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Use bar charts to show, at a minimum, sales, gross margin, net profits, cash flow and net worth by year. Three-dimensional bars look slicker, but two-dimensional bars are usually easier to read. Make sure the numbers are obvious. Stacked bars make totals easier to visualize. If your sales divide into segments, stack the bars to show the total. Use pie charts for market share and market segments. Show tasks and milestones as horizontal bars with labels on the left and dates along the top or bottom. Most people call this a Gantt chart. Show only the major tasks and milestones, because too many details make these charts hard to read. Always put the source numbers close to the charts in a summary table so readers can reference them quickly and recognize the numbers in the charts. And never leave a business plan reader unable to find the source numbers of a chart. That's frustrating. Don't use a chart without referencing it in the text. If source numbers aren't completely obvious in the summary tables, make sure you specify which appendices contain the detailed numbers.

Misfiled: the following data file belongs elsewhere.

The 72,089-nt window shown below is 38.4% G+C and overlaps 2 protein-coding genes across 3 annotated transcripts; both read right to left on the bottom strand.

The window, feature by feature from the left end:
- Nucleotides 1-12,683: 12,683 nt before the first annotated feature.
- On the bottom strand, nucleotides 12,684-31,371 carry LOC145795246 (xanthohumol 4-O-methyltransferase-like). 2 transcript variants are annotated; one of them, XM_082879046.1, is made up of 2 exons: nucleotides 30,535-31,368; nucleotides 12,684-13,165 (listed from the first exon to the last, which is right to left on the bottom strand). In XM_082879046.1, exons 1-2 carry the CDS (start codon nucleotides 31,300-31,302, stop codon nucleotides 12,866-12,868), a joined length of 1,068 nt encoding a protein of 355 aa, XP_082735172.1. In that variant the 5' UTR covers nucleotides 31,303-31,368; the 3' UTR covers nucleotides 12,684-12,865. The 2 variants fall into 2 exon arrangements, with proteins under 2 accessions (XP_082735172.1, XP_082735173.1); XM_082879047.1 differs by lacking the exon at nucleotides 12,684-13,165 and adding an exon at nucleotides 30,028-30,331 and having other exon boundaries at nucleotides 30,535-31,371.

The steps above will get your new business off the ground, but you'll still need to look into insurance, hire employees and choose all the tech and equipment you'll need to make your business run smoothly. Then, the real work begins. Most new businesses don't make it past the first few years. You'll need to continue improving workflows and growing your client base if you want yours to be around long after these initial seven days.